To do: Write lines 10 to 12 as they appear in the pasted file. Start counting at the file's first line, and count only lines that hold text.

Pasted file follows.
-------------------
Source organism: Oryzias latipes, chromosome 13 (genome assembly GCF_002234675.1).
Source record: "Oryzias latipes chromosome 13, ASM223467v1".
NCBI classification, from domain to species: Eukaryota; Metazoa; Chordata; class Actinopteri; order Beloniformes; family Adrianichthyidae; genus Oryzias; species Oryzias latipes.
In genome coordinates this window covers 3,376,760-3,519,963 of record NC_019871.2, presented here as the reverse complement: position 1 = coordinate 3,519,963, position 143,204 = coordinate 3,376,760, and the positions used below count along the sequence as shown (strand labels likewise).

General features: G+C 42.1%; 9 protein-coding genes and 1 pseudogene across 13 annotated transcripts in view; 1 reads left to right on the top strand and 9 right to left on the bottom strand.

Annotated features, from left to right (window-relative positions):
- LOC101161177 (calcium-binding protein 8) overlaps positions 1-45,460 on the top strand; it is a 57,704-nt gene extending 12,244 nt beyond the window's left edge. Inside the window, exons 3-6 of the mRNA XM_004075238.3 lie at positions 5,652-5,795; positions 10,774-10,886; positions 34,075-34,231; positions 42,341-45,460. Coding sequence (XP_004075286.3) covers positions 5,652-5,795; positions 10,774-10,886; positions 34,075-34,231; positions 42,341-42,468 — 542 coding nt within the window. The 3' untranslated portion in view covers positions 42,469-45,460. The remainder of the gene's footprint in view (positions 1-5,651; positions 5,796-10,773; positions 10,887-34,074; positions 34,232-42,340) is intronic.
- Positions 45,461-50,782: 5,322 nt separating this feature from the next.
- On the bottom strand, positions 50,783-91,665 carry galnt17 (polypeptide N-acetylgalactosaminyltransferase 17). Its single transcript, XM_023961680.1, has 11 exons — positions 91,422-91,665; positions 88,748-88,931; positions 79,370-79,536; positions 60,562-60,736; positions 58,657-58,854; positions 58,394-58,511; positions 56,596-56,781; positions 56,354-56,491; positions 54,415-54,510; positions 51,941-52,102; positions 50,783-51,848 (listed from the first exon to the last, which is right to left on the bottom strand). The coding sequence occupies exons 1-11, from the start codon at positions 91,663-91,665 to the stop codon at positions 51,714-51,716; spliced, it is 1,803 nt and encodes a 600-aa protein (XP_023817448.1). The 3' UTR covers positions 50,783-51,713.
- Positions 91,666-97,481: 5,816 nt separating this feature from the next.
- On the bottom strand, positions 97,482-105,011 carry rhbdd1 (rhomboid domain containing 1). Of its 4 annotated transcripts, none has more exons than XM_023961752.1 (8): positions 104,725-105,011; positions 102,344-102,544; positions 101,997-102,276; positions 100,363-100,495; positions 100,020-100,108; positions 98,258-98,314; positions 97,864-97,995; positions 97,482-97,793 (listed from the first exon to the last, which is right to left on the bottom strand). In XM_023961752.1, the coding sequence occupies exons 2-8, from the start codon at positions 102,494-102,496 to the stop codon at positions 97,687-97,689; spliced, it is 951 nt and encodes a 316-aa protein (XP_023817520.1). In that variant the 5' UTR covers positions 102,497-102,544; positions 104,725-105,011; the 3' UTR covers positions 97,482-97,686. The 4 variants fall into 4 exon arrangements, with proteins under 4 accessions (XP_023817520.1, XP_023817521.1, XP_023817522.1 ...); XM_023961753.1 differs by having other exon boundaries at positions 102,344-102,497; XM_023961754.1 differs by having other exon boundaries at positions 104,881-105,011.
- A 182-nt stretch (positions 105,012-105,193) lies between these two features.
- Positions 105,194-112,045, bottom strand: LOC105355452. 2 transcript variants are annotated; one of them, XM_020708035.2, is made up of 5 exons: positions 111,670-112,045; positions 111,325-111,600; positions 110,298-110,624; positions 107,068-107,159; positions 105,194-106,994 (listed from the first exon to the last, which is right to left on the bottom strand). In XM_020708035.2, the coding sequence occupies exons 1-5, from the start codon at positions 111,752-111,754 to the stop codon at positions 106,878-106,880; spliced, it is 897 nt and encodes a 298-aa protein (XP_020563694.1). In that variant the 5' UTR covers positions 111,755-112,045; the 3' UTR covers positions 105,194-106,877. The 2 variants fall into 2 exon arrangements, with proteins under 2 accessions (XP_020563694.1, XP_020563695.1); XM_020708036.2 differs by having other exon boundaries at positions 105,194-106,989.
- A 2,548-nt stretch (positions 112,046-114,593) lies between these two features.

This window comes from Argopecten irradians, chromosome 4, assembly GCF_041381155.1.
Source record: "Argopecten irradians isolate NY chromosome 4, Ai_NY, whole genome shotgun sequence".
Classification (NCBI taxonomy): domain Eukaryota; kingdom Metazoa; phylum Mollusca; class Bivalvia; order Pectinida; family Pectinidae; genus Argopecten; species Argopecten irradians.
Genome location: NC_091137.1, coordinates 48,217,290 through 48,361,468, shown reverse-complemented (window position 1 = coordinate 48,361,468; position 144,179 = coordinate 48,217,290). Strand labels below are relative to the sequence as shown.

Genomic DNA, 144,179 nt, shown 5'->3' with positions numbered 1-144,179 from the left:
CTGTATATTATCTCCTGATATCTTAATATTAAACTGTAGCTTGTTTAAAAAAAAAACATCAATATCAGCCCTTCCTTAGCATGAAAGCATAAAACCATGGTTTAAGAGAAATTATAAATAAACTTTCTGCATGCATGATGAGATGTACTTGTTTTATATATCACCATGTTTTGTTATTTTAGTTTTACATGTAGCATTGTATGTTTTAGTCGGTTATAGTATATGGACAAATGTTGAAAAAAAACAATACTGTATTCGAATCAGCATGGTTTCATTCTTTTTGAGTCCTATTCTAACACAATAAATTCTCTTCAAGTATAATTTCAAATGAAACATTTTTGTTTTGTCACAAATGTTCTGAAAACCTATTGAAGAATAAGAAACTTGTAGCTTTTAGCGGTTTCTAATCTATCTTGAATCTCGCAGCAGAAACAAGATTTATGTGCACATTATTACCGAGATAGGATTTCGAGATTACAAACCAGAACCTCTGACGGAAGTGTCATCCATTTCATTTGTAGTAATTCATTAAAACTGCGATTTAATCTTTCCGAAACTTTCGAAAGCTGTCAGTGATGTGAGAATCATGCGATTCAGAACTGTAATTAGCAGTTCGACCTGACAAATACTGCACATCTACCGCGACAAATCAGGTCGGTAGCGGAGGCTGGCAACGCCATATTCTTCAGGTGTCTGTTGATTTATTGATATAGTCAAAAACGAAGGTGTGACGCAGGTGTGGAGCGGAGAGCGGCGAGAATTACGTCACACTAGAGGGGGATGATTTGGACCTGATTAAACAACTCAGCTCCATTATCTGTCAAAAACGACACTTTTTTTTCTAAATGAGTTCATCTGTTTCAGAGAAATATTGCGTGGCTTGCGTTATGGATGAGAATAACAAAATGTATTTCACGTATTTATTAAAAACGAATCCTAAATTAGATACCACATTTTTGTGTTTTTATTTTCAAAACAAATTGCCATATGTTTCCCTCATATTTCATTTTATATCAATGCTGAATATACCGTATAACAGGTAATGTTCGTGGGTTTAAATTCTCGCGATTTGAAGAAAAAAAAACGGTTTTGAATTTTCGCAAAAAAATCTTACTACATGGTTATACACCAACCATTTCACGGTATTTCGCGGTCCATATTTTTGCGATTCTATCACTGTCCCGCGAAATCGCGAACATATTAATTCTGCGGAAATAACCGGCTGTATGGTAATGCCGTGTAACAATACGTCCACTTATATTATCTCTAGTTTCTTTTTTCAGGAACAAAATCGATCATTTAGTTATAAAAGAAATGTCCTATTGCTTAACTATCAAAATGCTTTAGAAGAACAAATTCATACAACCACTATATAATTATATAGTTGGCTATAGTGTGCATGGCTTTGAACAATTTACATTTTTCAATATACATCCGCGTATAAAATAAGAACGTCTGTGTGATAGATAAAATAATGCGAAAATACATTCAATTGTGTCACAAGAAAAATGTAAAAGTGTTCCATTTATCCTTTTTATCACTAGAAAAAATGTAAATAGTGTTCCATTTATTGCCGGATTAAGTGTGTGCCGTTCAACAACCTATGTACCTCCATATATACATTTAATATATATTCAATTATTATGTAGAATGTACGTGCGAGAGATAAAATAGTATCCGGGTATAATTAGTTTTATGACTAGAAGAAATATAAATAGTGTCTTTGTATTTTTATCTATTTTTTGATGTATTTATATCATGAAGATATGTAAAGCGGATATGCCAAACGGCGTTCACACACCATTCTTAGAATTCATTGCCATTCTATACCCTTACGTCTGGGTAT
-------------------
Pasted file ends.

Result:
- Positions 91,666-97,481: 5,816 nt separating this feature from the next.
- On the bottom strand, positions 97,482-105,011 carry rhbdd1 (rhomboid domain containing 1). Of its 4 annotated transcripts, none has more exons than XM_023961752.1 (8): positions 104,725-105,011; positions 102,344-102,544; positions 101,997-102,276; positions 100,363-100,495; positions 100,020-100,108; positions 98,258-98,314; positions 97,864-97,995; positions 97,482-97,793 (listed from the first exon to the last, which is right to left on the bottom strand). In XM_023961752.1, the coding sequence occupies exons 2-8, from the start codon at positions 102,494-102,496 to the stop codon at positions 97,687-97,689; spliced, it is 951 nt and encodes a 316-aa protein (XP_023817520.1). In that variant the 5' UTR covers positions 102,497-102,544; positions 104,725-105,011; the 3' UTR covers positions 97,482-97,686. The 4 variants fall into 4 exon arrangements, with proteins under 4 accessions (XP_023817520.1, XP_023817521.1, XP_023817522.1 ...); XM_023961753.1 differs by having other exon boundaries at positions 102,344-102,497; XM_023961754.1 differs by having other exon boundaries at positions 104,881-105,011.
- A 182-nt stretch (positions 105,012-105,193) lies between these two features.